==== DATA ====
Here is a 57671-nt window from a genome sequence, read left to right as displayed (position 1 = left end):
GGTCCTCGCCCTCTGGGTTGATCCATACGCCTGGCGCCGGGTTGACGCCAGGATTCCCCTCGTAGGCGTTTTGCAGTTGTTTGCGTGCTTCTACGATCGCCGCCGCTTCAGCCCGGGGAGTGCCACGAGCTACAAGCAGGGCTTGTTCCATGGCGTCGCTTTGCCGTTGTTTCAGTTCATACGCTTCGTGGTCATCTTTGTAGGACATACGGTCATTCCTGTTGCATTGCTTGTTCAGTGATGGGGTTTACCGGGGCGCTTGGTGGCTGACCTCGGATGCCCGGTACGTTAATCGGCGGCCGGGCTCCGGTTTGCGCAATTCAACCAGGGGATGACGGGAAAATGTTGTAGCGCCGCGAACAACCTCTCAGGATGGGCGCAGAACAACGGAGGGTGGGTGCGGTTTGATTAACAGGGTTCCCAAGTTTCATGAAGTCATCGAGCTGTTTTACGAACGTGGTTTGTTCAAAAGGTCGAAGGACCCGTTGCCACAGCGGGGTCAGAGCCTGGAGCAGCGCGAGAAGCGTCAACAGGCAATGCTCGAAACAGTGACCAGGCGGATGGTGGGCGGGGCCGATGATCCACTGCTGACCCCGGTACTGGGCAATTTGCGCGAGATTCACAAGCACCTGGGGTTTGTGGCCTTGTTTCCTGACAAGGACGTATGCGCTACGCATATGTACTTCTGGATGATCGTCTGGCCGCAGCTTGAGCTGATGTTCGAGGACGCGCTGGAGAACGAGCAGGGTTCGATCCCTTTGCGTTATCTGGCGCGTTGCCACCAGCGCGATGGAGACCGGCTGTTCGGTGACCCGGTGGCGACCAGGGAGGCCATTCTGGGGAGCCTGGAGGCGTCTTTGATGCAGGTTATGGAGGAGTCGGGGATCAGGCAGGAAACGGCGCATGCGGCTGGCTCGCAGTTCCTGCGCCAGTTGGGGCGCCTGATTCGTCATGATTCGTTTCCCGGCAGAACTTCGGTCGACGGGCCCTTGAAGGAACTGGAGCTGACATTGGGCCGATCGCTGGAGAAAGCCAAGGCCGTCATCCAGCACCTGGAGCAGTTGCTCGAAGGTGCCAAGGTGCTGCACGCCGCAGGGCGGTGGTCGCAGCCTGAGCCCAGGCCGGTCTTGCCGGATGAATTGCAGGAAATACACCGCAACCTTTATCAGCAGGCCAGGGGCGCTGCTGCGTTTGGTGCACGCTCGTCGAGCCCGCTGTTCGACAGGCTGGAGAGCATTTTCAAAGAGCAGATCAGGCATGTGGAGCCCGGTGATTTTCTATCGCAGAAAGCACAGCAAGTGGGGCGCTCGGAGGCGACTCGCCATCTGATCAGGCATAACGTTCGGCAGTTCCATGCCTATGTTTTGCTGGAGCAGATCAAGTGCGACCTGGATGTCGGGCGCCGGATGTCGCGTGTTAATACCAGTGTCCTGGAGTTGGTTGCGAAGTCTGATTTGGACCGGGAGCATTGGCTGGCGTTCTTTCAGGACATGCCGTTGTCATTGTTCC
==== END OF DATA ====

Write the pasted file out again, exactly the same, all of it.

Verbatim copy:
Here is a 57671-nt window from a genome sequence, read left to right as displayed (position 1 = left end):
GGTCCTCGCCCTCTGGGTTGATCCATACGCCTGGCGCCGGGTTGACGCCAGGATTCCCCTCGTAGGCGTTTTGCAGTTGTTTGCGTGCTTCTACGATCGCCGCCGCTTCAGCCCGGGGAGTGCCACGAGCTACAAGCAGGGCTTGTTCCATGGCGTCGCTTTGCCGTTGTTTCAGTTCATACGCTTCGTGGTCATCTTTGTAGGACATACGGTCATTCCTGTTGCATTGCTTGTTCAGTGATGGGGTTTACCGGGGCGCTTGGTGGCTGACCTCGGATGCCCGGTACGTTAATCGGCGGCCGGGCTCCGGTTTGCGCAATTCAACCAGGGGATGACGGGAAAATGTTGTAGCGCCGCGAACAACCTCTCAGGATGGGCGCAGAACAACGGAGGGTGGGTGCGGTTTGATTAACAGGGTTCCCAAGTTTCATGAAGTCATCGAGCTGTTTTACGAACGTGGTTTGTTCAAAAGGTCGAAGGACCCGTTGCCACAGCGGGGTCAGAGCCTGGAGCAGCGCGAGAAGCGTCAACAGGCAATGCTCGAAACAGTGACCAGGCGGATGGTGGGCGGGGCCGATGATCCACTGCTGACCCCGGTACTGGGCAATTTGCGCGAGATTCACAAGCACCTGGGGTTTGTGGCCTTGTTTCCTGACAAGGACGTATGCGCTACGCATATGTACTTCTGGATGATCGTCTGGCCGCAGCTTGAGCTGATGTTCGAGGACGCGCTGGAGAACGAGCAGGGTTCGATCCCTTTGCGTTATCTGGCGCGTTGCCACCAGCGCGATGGAGACCGGCTGTTCGGTGACCCGGTGGCGACCAGGGAGGCCATTCTGGGGAGCCTGGAGGCGTCTTTGATGCAGGTTATGGAGGAGTCGGGGATCAGGCAGGAAACGGCGCATGCGGCTGGCTCGCAGTTCCTGCGCCAGTTGGGGCGCCTGATTCGTCATGATTCGTTTCCCGGCAGAACTTCGGTCGACGGGCCCTTGAAGGAACTGGAGCTGACATTGGGCCGATCGCTGGAGAAAGCCAAGGCCGTCATCCAGCACCTGGAGCAGTTGCTCGAAGGTGCCAAGGTGCTGCACGCCGCAGGGCGGTGGTCGCAGCCTGAGCCCAGGCCGGTCTTGCCGGATGAATTGCAGGAAATACACCGCAACCTTTATCAGCAGGCCAGGGGCGCTGCTGCGTTTGGTGCACGCTCGTCGAGCCCGCTGTTCGACAGGCTGGAGAGCATTTTCAAAGAGCAGATCAGGCATGTGGAGCCCGGTGATTTTCTATCGCAGAAAGCACAGCAAGTGGGGCGCTCGGAGGCGACTCGCCATCTGATCAGGCATAACGTTCGGCAGTTCCATGCCTATGTTTTGCTGGAGCAGATCAAGTGCGACCTGGATGTCGGGCGCCGGATGTCGCGTGTTAATACCAGTGTCCTGGAGTTGGTTGCGAAGTCTGATTTGGACCGGGAGCATTGGCTGGCGTTCTTTCAGGACATGCCGTTGTCATTGTTCC